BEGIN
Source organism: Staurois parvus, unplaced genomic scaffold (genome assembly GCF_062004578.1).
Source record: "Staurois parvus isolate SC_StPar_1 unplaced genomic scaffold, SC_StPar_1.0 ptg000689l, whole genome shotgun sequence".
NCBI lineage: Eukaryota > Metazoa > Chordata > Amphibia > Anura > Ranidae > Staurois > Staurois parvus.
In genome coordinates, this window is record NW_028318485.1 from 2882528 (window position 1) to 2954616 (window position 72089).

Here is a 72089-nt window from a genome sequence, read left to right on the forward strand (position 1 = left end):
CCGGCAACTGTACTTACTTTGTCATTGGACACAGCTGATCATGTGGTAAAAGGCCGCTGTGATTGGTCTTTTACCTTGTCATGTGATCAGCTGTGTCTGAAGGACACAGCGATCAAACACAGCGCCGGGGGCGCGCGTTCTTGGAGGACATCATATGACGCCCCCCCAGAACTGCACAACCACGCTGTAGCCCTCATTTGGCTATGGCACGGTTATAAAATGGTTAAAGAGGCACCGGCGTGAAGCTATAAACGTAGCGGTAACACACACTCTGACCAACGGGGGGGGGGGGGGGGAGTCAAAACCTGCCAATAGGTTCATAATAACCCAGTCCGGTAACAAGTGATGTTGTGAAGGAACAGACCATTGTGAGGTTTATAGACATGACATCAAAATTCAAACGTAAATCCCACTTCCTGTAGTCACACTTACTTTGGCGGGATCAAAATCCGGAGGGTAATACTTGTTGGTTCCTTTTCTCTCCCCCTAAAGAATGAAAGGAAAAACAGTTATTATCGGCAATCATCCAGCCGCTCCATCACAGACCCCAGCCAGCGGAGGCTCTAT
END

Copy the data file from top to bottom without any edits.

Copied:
Source organism: Staurois parvus, unplaced genomic scaffold (genome assembly GCF_062004578.1).
Source record: "Staurois parvus isolate SC_StPar_1 unplaced genomic scaffold, SC_StPar_1.0 ptg000689l, whole genome shotgun sequence".
NCBI lineage: Eukaryota > Metazoa > Chordata > Amphibia > Anura > Ranidae > Staurois > Staurois parvus.
In genome coordinates, this window is record NW_028318485.1 from 2882528 (window position 1) to 2954616 (window position 72089).

Here is a 72089-nt window from a genome sequence, read left to right on the forward strand (position 1 = left end):
CCGGCAACTGTACTTACTTTGTCATTGGACACAGCTGATCATGTGGTAAAAGGCCGCTGTGATTGGTCTTTTACCTTGTCATGTGATCAGCTGTGTCTGAAGGACACAGCGATCAAACACAGCGCCGGGGGCGCGCGTTCTTGGAGGACATCATATGACGCCCCCCCAGAACTGCACAACCACGCTGTAGCCCTCATTTGGCTATGGCACGGTTATAAAATGGTTAAAGAGGCACCGGCGTGAAGCTATAAACGTAGCGGTAACACACACTCTGACCAACGGGGGGGGGGGGGGGGAGTCAAAACCTGCCAATAGGTTCATAATAACCCAGTCCGGTAACAAGTGATGTTGTGAAGGAACAGACCATTGTGAGGTTTATAGACATGACATCAAAATTCAAACGTAAATCCCACTTCCTGTAGTCACACTTACTTTGGCGGGATCAAAATCCGGAGGGTAATACTTGTTGGTTCCTTTTCTCTCCCCCTAAAGAATGAAAGGAAAAACAGTTATTATCGGCAATCATCCAGCCGCTCCATCACAGACCCCAGCCAGCGGAGGCTCTAT